But preparations for the Daytona 500 haven’t gone well. The big story here is the arrival of two-car drafting. (By the time I get to the circuit the local newspaper, the receptionist at my hotel and a guy buying beer at a 7-Eleven have all given me their considered opinion of it.) Daytona is a ‘superspeedway’, basically a 4km banked oval, and to keep ultimate speeds under control the cars run with restrictor plates. These strangle the output of the deliberately old-fashioned V8 engines from the 640kW they make when breathing naturally down to around 330kW. This relative lack of power means that cutting air resistance – by drafting the guy in front of you – becomes the key to outright speed. And on Daytona’s freshly relaid tarmac, two-car drafting formations – where the car behind actually pushes against the front car’s bumper – have proved to be the quickest.

“We got caught out on it,” admits Ambrose. “We didn’t anticipate it was going to be like this and we haven’t done any drafting practice. So when I got here for the first practice session only two or three people went out who I could draft with, and I could only hook up with a slower car. The basic premise is that if you run your car right on the bumper of the car in front – literally touching him the whole way – then the wind will go over the blade [rear spoiler] of the car in front and you’ll both go faster. But if you fall off, even half an inch, then you’ll lose it and get dragged back.”

The result, after two qualifying sprint races, is that Ambrose is starting the 500 back in 35th place. At least he’s confident that he’s got a strategy for the race itself.

“Yeah, the whole week has been about knocking on people’s motorhomes and saying ‘would you work with me if the time came?’ – trying to get a feel for it – to find the right dance partner… The guy who wins the race isn’t going to win it without the guy who pushes him to the line – but then that guy’s only going to get second place. It’s a complicated game.”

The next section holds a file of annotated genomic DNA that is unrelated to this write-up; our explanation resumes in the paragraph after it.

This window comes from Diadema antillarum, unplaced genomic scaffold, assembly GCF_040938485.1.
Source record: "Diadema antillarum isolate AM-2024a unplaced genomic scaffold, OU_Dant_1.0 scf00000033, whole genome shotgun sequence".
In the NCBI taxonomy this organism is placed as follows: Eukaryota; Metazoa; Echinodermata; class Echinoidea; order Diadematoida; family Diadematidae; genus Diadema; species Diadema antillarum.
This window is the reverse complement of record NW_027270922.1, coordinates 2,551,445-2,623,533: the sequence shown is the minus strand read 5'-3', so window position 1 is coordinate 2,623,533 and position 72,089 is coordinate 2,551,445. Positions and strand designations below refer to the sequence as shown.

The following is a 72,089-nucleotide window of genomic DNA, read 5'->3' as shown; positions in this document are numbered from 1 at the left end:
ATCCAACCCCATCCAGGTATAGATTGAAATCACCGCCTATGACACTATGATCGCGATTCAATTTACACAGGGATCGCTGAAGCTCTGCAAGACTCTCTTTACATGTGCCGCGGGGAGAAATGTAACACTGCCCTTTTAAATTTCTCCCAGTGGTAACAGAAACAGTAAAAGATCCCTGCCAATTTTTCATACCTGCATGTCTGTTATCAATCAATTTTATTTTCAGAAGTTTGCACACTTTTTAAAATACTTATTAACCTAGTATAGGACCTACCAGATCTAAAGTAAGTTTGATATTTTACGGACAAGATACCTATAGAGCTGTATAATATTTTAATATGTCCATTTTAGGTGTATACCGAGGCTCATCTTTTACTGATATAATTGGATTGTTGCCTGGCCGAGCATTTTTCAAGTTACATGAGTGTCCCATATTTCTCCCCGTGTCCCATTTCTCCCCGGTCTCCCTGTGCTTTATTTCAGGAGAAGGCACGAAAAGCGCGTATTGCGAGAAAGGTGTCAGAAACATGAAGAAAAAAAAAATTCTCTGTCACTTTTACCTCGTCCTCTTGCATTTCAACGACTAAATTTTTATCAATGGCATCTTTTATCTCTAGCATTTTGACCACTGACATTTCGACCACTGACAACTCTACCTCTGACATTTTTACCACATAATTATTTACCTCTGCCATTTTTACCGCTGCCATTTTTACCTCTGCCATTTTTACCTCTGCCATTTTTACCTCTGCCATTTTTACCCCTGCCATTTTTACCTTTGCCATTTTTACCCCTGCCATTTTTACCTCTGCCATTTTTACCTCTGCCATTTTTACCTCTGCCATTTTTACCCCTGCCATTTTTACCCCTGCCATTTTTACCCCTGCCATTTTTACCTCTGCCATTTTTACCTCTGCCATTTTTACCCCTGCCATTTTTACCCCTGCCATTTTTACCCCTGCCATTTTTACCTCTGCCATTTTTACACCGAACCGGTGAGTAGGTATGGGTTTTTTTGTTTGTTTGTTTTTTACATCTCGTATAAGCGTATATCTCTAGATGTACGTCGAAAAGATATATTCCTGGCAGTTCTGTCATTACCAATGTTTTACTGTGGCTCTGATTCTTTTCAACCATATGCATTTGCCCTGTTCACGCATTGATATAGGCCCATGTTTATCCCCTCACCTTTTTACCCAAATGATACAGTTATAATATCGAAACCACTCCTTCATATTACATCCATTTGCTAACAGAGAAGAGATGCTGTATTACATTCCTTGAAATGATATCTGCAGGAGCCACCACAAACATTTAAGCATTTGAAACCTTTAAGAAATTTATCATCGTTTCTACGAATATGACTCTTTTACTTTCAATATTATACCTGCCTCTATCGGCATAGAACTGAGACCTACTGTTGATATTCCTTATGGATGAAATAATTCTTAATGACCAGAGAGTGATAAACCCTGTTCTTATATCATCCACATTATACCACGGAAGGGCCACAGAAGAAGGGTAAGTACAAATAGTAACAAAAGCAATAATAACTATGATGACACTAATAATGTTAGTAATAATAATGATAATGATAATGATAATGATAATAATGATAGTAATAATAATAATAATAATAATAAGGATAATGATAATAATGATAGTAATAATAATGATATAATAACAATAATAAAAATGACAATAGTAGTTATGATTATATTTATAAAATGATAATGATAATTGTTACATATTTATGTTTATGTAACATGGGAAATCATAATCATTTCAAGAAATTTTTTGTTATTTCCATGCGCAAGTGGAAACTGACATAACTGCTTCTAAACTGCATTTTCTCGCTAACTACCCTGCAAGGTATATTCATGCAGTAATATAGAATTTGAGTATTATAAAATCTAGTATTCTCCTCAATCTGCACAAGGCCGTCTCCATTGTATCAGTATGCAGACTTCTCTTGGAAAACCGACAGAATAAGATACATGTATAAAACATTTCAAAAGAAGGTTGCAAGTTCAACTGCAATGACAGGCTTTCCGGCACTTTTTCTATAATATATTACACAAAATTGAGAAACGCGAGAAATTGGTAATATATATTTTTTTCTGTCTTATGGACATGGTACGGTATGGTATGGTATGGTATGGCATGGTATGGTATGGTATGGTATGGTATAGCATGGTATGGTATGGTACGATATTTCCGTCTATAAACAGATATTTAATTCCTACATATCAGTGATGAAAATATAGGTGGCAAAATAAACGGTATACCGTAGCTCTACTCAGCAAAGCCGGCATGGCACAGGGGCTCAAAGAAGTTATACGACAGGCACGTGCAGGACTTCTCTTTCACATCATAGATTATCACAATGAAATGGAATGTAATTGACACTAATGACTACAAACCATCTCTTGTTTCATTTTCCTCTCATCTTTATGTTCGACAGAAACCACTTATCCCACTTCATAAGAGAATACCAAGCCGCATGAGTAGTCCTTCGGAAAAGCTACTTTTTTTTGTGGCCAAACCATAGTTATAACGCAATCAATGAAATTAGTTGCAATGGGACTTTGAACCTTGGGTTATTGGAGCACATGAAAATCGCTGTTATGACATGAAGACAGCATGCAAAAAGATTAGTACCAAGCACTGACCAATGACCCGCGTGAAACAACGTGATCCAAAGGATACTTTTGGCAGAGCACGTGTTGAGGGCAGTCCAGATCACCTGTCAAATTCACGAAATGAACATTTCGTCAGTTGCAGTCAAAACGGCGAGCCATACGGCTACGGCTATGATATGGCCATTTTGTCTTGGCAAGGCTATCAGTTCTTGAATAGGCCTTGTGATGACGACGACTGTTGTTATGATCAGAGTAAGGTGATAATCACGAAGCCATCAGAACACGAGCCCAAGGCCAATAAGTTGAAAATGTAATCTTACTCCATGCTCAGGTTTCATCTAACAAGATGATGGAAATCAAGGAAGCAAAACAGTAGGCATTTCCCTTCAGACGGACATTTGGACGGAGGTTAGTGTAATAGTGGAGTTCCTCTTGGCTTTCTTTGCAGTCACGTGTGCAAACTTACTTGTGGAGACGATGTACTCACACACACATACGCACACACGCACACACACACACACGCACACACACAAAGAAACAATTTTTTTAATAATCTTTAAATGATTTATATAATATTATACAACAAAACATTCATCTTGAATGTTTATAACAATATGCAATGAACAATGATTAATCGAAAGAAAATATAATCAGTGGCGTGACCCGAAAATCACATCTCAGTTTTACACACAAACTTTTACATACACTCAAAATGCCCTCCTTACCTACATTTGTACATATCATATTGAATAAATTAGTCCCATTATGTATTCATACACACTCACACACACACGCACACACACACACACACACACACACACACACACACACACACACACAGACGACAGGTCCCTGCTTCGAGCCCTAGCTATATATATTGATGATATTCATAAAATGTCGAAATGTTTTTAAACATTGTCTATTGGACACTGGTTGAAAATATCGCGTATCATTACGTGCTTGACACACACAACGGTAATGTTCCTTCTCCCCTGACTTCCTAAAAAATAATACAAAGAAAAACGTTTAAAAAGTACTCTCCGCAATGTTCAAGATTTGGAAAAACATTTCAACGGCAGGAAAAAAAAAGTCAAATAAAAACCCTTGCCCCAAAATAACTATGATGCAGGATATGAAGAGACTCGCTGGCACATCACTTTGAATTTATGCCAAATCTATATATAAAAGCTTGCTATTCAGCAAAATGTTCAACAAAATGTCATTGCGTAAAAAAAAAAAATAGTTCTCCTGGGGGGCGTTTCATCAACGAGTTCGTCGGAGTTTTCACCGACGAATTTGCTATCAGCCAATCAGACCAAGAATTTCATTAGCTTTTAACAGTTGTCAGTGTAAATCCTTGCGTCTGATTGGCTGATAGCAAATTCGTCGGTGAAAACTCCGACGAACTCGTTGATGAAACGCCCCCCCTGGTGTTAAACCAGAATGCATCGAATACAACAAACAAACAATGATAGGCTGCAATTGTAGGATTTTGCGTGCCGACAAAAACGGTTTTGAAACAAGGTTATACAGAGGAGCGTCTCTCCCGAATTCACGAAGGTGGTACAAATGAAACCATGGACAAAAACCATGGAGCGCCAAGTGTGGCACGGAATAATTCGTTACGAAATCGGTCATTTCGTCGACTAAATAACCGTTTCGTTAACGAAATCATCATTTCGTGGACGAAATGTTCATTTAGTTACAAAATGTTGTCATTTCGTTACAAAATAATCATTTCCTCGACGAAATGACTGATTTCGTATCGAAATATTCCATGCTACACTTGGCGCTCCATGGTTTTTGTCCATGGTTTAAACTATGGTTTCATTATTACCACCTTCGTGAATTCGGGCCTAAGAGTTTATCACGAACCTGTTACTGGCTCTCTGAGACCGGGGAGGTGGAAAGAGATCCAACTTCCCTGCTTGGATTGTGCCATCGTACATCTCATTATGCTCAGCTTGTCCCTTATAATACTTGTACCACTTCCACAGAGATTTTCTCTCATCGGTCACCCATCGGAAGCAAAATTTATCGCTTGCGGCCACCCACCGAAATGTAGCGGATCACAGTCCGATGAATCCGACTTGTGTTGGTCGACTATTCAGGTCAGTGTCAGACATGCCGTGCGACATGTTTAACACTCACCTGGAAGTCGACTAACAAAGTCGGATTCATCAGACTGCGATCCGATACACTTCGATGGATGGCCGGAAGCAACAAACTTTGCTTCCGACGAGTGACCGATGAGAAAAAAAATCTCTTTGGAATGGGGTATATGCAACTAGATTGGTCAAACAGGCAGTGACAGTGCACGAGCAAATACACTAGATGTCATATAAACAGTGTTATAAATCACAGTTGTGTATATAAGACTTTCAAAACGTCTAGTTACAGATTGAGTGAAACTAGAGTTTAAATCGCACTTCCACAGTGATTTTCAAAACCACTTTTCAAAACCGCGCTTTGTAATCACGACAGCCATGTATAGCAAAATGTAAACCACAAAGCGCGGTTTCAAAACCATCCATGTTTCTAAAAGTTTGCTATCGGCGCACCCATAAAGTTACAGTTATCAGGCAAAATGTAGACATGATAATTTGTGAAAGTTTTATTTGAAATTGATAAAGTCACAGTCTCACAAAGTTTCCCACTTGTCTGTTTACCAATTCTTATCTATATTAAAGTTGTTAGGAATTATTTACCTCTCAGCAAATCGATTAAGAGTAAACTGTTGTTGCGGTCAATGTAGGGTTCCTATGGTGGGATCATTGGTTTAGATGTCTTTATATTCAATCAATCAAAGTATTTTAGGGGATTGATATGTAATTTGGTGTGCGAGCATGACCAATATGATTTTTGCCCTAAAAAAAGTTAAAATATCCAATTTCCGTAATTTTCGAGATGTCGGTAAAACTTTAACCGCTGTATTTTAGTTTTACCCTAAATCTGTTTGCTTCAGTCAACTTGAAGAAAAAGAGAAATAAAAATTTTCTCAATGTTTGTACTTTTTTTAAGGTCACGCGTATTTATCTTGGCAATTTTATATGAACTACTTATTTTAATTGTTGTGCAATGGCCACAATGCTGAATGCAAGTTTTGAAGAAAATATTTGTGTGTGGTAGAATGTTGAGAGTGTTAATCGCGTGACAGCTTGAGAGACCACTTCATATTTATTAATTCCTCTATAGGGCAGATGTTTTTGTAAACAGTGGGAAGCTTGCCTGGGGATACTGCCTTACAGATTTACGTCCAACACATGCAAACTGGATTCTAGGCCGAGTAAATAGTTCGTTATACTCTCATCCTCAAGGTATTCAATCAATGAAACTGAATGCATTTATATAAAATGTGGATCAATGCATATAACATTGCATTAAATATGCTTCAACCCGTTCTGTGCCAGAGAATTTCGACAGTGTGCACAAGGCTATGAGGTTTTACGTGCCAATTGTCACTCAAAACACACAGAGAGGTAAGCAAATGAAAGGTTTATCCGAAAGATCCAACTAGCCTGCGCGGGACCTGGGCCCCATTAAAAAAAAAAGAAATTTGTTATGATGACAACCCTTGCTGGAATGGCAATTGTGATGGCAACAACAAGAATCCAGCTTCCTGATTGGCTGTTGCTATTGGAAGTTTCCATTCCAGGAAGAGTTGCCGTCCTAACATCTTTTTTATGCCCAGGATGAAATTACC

Saturday afternoon’s practice session gives a chance to get close to both the cars and the fans. NASCAR prides itself on its accessibility, with windows in the pit garages and open radio communications with published frequencies meaning anyone with a $50 scanner can listen in. It’s a long way from the swipe card snootiness of an F1 paddock.

Seen up close, the cars have a compelling brutality to them, with massive razor-like spoilers in place of rear wings and cockpits packed with old-fashioned dials. Regulations keep everything deliberately simple – one of the big recent controversies was the decision to switch from four-barrel carburettors to fuel injection next year. Power comes from 5.9-litre pushrod V8s and gets transmitted to the track via four-speed manual transmissions. Underneath their fibreglass bodywork, the cars are all based around similar spaceframes, only minor cosmetic differences distinguish them as being (supposedly) Fords, Chevrolets, Dodges or Toyotas. By racing standards, they’re whales, with a minimum weight of 1560kg.

In the pit garages the big difference from other top-flight racing is the lack of technology. Without telemetry or electronic systems there’s no need for laptops or computer screens. Instead there are boxes of tools, and mechanics who seem to relish the chance to get their hands dirty. We watch as damage to Montoya’s front bumper gets repaired with what looks like regular panel-shop filler – bog.

Outside Ambrose’s garage, watching his car get fettled through the window, we find a small contingent of Aussies who’ve travelled all the way here to lend their support. “With our dollar at parity against the US dollar there’s never been a better time,” reckons Neville from Melbourne – making flying halfway round the world to watch a race sound alarmingly rational.

But it’s well away from the paddock that we find some more traditional fans. A vast campsite has grown in the infield, right next to turn three, and it’s mostly filled with battered trucks and SUVs teetering under the weight of homemade viewing platforms. This is where the hardcore hang out, with a majority of the licence plates seeming to be from the sport’s traditional heartland: South Carolina, North Carolina, Tennessee and Georgia. Despite some right-wing T-shirt rhetoric the guys down here are friendly enough – we’re invited up to a platform teetering on the top of an ancient Jeep that we’re assured will carry the weight of 40 people for the race itself. But there are clearly some intense tribal loyalties at play, with banners proclaiming allegiances. Or, sometimes, the lack of them. ‘Jimmie Johnson You SUCK!’ proclaims one in a childish scrawl.